WASHINGTON (WWJ/AP) - The government reopened its doors Thursday after a battle-weary Congress approved a bipartisan measure to end a 16-day partial shutdown and avert the possibility of an economy-jarring default on U.S. obligations.
Early Thursday, President Barack Obama signed the measure, which the House and Senate passed late Wednesday, ending a brawl with Republicans who tried to use the must-pass legislation to mount a last-ditch effort to derail the president’s landmark health care law and demand concessions on the budget.
The legislation permits the Treasury to borrow normally through Feb. 7 or perhaps a month longer, and fund the government through Jan. 15. Workers furloughed without pay when the shutdown began Oct. 1 will receive back pay.
The White House directed all agencies to reopen promptly and in an orderly fashion. Furloughed federal employees across the country are expected to return to work Thursday.
The impasse had shuttered national parks and monuments, and mostly closed down NASA, the Environmental Protection Agency and the Interior Department. Critical functions of government went on as usual and most federal employees won’t see their paychecks delayed, but the closure and potential default weighed on the economy and spooked the financial markets.
There were signs early Thursday that the federal government was slowly coming back to life. “We’re back from the #shutdown!” the Smithsonian Institution crowed on Twitter, announcing that museums would reopen Thursday and the National Zoo in Washington on Friday.
Michigan lawmakers had plenty to say about the government reopening, and many are remaining cautiously optimistic about the near future.
Rep. Gary Peters said he’s thankful the shutdown is over because it hurt business in the state and “placed yet another undue burden on all of our families.”
“This shutdown was irresponsible and unnecessary,” Peters said in a statement. “Going forward, Congress must focus on how to improve the economy, create good jobs that support a strong and vibrant middle class, and responsibly tackle our serious fiscal challenges.”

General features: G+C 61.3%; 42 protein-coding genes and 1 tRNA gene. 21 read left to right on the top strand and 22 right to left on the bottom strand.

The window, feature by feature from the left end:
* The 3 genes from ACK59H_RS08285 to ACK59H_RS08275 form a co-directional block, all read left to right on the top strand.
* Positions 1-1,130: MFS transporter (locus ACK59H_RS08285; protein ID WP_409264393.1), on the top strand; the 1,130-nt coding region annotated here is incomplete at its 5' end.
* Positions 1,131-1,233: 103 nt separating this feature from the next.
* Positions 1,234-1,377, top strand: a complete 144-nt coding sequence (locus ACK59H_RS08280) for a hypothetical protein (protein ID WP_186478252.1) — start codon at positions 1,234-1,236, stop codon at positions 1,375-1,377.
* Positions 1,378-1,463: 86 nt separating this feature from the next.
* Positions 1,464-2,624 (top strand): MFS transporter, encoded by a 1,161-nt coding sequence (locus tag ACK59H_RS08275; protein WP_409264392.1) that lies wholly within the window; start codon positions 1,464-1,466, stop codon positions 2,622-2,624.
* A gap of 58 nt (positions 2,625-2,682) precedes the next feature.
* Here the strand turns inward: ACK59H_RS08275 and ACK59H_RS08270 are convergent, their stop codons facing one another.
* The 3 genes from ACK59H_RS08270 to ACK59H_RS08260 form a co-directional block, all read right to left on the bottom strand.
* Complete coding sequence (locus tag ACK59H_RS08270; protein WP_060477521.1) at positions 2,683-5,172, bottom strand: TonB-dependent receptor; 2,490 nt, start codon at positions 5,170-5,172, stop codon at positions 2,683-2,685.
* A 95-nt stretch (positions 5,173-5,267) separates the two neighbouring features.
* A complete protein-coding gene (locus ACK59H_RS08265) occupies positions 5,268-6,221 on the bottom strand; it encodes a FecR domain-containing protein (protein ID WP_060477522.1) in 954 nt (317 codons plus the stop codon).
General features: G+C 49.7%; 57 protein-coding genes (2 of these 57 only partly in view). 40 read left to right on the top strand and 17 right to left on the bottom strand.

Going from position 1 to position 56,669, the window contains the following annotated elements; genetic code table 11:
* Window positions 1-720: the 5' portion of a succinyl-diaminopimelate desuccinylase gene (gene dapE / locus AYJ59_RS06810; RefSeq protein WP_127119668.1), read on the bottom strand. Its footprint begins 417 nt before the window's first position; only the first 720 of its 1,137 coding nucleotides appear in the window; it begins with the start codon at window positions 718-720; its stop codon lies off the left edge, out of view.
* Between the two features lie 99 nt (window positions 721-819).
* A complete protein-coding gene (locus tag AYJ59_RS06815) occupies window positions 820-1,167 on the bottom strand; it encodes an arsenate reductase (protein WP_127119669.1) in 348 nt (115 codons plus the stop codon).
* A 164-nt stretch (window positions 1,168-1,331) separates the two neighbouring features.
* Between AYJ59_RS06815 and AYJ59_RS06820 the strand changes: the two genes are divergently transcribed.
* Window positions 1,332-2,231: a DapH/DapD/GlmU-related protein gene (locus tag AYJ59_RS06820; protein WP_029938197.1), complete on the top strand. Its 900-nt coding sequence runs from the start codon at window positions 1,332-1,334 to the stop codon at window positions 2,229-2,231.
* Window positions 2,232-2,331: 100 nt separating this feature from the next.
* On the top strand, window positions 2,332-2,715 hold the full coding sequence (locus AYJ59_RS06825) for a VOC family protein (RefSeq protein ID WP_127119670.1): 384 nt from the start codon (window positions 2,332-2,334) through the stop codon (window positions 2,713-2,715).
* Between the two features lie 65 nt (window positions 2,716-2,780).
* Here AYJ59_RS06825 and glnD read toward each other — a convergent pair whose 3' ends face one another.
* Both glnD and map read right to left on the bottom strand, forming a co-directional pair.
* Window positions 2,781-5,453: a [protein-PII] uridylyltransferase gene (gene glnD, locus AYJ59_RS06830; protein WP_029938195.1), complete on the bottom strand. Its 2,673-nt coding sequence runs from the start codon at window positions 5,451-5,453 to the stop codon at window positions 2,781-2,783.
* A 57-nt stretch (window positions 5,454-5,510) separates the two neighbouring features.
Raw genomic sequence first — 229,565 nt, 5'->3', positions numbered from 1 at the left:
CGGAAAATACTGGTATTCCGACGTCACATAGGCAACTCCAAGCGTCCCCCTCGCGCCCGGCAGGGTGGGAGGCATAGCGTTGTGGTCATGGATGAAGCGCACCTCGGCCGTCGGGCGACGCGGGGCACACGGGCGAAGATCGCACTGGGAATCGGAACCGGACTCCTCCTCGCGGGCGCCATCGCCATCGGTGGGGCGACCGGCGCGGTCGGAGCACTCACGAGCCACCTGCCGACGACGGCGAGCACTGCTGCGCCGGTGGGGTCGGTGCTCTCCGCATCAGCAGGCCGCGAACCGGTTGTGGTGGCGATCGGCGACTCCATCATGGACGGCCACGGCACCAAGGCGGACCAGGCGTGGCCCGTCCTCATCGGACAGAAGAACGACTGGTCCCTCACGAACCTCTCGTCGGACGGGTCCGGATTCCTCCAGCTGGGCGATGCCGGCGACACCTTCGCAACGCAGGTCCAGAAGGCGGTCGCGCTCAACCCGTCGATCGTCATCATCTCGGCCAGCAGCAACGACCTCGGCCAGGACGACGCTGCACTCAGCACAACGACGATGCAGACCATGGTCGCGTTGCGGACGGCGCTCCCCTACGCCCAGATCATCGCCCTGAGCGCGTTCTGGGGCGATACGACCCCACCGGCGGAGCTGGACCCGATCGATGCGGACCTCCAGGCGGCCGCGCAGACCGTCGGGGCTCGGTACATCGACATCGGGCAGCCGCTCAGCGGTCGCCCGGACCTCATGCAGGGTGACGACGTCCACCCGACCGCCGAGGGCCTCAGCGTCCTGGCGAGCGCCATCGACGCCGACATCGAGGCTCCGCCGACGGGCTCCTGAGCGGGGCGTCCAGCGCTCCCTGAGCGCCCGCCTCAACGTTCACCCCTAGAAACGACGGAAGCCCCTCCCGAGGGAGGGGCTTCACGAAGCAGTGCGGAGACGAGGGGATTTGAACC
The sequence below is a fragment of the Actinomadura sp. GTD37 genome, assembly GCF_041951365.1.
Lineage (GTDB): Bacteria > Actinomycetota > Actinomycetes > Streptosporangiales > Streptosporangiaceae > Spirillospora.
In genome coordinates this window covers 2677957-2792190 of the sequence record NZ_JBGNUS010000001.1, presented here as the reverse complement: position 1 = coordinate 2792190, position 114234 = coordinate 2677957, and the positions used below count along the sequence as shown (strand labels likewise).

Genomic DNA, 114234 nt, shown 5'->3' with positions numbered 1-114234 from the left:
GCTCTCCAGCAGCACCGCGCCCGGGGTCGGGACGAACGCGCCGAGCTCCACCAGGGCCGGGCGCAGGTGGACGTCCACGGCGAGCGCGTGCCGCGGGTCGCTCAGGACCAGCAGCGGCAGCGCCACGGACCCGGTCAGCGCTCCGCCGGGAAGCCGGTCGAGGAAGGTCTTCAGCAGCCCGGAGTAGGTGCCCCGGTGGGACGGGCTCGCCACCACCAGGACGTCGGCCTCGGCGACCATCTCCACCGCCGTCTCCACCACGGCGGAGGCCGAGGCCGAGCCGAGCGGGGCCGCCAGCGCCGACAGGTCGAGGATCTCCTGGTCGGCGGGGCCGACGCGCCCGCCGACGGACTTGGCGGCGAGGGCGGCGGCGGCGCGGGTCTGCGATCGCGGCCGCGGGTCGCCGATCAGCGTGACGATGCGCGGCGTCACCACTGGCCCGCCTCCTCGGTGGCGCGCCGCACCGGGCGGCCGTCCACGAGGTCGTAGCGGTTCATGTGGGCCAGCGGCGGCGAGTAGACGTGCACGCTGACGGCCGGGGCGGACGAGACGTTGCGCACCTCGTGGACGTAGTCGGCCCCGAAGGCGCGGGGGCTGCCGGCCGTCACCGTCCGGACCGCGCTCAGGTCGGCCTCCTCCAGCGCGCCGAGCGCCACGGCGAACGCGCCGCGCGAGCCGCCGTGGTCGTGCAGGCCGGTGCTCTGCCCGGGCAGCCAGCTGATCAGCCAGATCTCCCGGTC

House Democratic Leader Tim Greimel said he’s glad Congress “put partisan politics aside” to reach an agreement, but he’s disappointed they couldn’t come up with a more permanent solution.
“This type of short-term governing is no way to run our federal government,” Greimel said in a statement. ”After more than two weeks of unprecedented division and gridlock, it’s time to move our country forward once again. I’m grateful for the work of leaders in Congress who did what is right for the American people.”
While he thinks it’s important to open the government, Rep. Kerry Bentivolio said he cannot support Congress’ resolution because it “does absolutely nothing to stop Obamacare’s ability to destroy our healthcare and our economy.”
“Once Obamacare takes effect, taxpayers will be on the hook for nearly 1.8 trillion dollars over the next 10 years – some of which will have to be borrowed against our children and grandchildren. Additionally, this health care law is already forcing health insurance premiums to rise at an alarming rate, and hardworking Americans are losing their jobs or seeing their hours cut. America cannot afford Obamacare,” Bentivolio said in a statement.
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